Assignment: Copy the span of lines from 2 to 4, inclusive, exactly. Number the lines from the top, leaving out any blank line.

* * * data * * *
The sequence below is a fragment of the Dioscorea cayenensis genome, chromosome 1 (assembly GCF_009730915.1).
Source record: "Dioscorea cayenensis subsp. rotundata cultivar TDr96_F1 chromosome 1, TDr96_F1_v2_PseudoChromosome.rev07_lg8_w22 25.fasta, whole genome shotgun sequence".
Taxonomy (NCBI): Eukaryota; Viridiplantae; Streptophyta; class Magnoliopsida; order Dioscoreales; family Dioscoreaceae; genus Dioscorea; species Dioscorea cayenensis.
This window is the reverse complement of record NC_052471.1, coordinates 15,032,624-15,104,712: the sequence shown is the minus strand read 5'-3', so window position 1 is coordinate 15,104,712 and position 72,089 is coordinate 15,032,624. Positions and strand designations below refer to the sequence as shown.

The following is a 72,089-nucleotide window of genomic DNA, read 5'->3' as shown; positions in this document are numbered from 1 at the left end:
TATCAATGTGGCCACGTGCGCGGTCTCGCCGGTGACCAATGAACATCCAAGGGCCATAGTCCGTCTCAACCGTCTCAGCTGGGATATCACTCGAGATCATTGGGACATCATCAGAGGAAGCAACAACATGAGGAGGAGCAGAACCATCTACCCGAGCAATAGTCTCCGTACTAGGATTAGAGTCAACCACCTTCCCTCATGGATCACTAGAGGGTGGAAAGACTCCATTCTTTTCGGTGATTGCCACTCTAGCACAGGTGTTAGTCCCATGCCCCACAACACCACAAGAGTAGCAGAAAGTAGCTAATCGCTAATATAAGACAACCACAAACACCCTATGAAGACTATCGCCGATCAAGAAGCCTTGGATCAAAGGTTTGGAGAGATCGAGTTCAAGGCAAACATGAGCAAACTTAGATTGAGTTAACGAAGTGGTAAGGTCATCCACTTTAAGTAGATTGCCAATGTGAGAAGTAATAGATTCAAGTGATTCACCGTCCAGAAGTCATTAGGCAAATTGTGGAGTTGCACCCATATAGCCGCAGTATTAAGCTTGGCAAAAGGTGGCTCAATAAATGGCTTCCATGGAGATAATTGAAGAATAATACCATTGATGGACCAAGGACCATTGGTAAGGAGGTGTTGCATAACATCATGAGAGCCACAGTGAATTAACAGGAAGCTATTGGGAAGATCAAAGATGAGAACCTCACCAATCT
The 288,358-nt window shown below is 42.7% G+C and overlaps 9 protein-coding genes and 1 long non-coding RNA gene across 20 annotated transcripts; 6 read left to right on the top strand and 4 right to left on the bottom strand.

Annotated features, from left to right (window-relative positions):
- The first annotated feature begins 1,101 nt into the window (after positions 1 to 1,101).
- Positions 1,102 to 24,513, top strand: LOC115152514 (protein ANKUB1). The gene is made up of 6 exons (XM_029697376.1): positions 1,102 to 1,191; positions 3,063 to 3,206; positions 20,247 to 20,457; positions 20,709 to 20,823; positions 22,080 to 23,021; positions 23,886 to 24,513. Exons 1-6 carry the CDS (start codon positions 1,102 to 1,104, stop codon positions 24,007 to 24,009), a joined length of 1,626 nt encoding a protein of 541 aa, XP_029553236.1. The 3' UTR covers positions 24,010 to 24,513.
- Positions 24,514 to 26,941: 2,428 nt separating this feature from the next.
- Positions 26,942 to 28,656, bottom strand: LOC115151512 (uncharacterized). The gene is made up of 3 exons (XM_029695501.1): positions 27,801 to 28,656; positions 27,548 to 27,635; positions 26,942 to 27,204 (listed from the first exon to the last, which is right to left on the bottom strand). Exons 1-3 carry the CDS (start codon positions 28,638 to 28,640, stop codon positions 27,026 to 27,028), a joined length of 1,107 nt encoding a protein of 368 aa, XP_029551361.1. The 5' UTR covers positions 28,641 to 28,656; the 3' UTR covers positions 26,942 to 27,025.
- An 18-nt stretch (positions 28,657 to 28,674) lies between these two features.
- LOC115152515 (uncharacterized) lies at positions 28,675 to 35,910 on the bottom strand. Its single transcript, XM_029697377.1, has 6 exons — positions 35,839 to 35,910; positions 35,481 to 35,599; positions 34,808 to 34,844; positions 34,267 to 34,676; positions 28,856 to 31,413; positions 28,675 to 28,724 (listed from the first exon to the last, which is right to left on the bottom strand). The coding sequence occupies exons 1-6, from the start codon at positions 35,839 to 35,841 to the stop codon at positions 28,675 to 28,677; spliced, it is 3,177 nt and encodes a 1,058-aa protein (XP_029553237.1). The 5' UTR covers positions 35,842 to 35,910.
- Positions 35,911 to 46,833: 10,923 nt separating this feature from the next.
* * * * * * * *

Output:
Source record: "Dioscorea cayenensis subsp. rotundata cultivar TDr96_F1 chromosome 1, TDr96_F1_v2_PseudoChromosome.rev07_lg8_w22 25.fasta, whole genome shotgun sequence".
Taxonomy (NCBI): Eukaryota; Viridiplantae; Streptophyta; class Magnoliopsida; order Dioscoreales; family Dioscoreaceae; genus Dioscorea; species Dioscorea cayenensis.
This window is the reverse complement of record NC_052471.1, coordinates 15,032,624-15,104,712: the sequence shown is the minus strand read 5'-3', so window position 1 is coordinate 15,104,712 and position 72,089 is coordinate 15,032,624. Positions and strand designations below refer to the sequence as shown.